In a rebuke to Arizona Gov. Doug Ducey, the mayor of Goodyear is sticking with Nike in a deal to bring more than 500 jobs to her city.
The Republican governor on Tuesday said he'd yank state financial incentives for a $185 million Nike Air factory in Goodyear, a suburb of Phoenix, in responding to news that Nike had decided, reportedly due to the objections of former NFL star Colin Kaepernick.
Calling the brouhaha "a difficult situation," Goodyear Mayor Georgia Lord, also a Republican, said in a video posted on the city's Facebook page that she could "appreciate the emotion and discussion I've heard on this important topic."
Noting that the city council had "unanimously approved a job-creation agreement with Nike" on Monday night, the mayor said Goodyear would not back away from its financial deal due to the controversy. "This deal is expected to bring more than 500 jobs and significant investment to our city. We will honor the commitment we made in our agreement."
Ducey had said he'd ordered the Arizona Commerce Authority to rescind a potential grant of up to $1 million from the Arizona Competes Fund.
"The Arizona Commerce Authority was active in the deal to attract Nike to Arizona. We offered a performance-based grant of up to $1 million," a spokesperson for the authority emailed CBS MoneyWatch. "The offer was accepted, contingent upon final negotiations and a formal agreement. At the governor's direction, that offer has been withdrawn. Unlike other programs in statute that are eligible to any and all companies, including Nike -- this grant program is purely discretionary."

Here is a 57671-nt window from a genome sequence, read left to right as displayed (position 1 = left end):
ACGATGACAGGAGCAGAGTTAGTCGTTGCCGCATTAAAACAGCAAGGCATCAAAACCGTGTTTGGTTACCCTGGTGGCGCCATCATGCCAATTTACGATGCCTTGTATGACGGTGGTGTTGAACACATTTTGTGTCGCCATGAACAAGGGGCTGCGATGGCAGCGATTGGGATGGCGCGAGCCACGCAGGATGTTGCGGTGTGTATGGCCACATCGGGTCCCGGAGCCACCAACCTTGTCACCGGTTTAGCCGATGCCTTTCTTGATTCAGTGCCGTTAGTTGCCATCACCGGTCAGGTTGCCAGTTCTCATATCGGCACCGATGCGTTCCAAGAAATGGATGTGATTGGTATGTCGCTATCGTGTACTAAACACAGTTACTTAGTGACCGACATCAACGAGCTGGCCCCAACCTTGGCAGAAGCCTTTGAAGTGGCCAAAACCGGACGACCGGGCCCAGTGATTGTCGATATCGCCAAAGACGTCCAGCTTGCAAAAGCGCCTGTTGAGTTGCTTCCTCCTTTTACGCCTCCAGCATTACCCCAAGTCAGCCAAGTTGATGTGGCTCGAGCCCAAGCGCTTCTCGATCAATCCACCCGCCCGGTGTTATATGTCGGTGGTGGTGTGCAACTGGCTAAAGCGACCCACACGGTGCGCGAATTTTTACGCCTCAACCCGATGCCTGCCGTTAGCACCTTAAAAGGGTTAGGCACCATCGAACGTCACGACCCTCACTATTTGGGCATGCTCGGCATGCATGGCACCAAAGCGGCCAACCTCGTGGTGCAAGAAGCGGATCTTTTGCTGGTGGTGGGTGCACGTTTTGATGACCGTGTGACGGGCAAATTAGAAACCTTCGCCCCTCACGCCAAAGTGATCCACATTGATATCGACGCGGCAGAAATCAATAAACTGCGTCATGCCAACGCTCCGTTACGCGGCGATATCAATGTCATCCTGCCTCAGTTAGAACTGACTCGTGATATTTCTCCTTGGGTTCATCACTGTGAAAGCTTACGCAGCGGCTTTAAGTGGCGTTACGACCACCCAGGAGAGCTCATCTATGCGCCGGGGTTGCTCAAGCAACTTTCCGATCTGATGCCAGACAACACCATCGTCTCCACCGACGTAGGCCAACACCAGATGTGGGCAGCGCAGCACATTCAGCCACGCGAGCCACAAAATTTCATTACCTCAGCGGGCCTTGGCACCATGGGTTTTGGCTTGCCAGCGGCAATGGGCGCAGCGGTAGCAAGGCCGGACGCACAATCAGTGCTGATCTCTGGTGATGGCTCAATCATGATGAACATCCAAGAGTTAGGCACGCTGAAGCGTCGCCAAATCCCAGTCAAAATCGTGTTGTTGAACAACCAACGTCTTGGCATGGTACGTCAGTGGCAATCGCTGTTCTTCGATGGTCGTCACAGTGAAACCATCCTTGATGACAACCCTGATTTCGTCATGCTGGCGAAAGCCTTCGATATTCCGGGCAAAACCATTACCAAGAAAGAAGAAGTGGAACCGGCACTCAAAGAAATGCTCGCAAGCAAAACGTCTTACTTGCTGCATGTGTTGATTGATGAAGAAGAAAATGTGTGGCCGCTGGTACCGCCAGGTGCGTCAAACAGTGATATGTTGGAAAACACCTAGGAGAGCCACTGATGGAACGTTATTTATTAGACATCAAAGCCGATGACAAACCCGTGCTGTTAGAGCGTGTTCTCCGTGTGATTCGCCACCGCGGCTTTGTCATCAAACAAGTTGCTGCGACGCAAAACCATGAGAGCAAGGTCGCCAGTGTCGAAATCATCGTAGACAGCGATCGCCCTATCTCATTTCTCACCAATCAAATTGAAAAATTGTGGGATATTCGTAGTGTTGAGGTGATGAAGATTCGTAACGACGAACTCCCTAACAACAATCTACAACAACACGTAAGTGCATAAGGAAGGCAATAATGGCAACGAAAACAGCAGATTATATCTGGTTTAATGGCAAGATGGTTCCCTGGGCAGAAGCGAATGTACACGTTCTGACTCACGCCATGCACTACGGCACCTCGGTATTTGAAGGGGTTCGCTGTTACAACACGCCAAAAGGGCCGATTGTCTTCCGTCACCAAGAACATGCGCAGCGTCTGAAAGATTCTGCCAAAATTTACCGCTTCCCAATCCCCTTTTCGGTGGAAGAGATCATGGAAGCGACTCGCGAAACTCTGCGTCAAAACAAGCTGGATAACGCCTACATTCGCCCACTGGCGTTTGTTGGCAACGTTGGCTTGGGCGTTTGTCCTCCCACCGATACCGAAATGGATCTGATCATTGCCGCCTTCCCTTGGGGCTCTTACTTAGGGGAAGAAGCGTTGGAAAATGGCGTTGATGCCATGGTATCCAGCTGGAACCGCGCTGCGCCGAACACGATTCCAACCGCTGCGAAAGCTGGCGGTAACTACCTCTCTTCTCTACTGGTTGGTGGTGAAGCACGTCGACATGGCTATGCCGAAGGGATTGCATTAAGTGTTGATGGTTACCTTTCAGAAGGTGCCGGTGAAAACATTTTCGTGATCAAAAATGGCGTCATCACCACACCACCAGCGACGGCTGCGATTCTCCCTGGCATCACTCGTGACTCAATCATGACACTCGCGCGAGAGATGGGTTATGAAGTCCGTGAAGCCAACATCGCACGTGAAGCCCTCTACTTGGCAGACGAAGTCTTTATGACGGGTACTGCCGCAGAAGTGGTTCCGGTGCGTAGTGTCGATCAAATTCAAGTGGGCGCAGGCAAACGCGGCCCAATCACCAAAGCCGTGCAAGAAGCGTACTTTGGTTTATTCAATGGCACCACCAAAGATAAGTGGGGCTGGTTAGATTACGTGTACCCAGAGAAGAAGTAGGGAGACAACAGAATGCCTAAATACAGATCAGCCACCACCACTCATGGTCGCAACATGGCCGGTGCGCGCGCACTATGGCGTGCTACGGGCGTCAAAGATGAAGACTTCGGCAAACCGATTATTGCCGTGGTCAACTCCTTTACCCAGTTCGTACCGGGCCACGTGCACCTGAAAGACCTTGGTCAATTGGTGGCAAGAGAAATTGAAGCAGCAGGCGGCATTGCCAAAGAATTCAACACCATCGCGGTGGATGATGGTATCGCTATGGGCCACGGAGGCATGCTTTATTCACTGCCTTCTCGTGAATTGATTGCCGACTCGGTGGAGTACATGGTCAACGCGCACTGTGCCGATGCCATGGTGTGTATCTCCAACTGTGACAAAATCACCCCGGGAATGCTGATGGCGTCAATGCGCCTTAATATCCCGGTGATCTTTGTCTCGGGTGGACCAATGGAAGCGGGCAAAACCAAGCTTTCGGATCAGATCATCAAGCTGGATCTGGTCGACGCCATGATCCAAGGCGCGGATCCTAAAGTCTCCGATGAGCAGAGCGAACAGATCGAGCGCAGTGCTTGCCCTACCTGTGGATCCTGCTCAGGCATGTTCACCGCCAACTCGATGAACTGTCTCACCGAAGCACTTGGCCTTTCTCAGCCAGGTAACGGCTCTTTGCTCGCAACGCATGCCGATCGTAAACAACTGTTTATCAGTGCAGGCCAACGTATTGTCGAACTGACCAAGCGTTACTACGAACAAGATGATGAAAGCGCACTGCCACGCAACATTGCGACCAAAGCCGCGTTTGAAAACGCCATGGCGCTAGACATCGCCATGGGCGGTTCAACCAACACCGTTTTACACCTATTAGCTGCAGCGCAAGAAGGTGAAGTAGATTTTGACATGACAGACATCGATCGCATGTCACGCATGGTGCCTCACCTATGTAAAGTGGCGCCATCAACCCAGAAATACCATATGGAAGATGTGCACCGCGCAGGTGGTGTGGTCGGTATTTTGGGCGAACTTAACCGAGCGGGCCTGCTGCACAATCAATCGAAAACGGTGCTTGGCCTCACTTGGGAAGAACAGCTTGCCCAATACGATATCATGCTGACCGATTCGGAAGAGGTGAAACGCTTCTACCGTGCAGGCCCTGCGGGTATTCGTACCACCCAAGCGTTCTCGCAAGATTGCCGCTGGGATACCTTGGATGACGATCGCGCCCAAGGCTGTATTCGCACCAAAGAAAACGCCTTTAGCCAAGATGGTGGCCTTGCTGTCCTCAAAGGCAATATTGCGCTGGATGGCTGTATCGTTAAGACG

The authority, however, does not control incentives offered by the city of Goodyear, which had said it would waive nearly $1 million in permit and plan-review fees and give Nike another $1 million for job creation.
Nike has indicated it, too, would stick to its guns in regards to its deal with Goodyear.
"We already employ 35,000 people in the U.S. and remain committed to creating jobs in the U.S., including a significant investment in an additional manufacturing center which will create 500 new jobs," the company said in a statement on Tuesday.
The company did not immediately answer a request that it clarify that its statement was specific to Goodyear.
That said, if the pact with the Arizona city unravels, Nike seemingly has other options.
"Let's talk," New Mexico Gov. Michelle Lugan Grisham tweeted at the company, with a spokesperson for the Democratic governor telling the Washington Post that Grisham's office had reached out to Nike to inquire if New Mexico might be a "potential fit" for the company.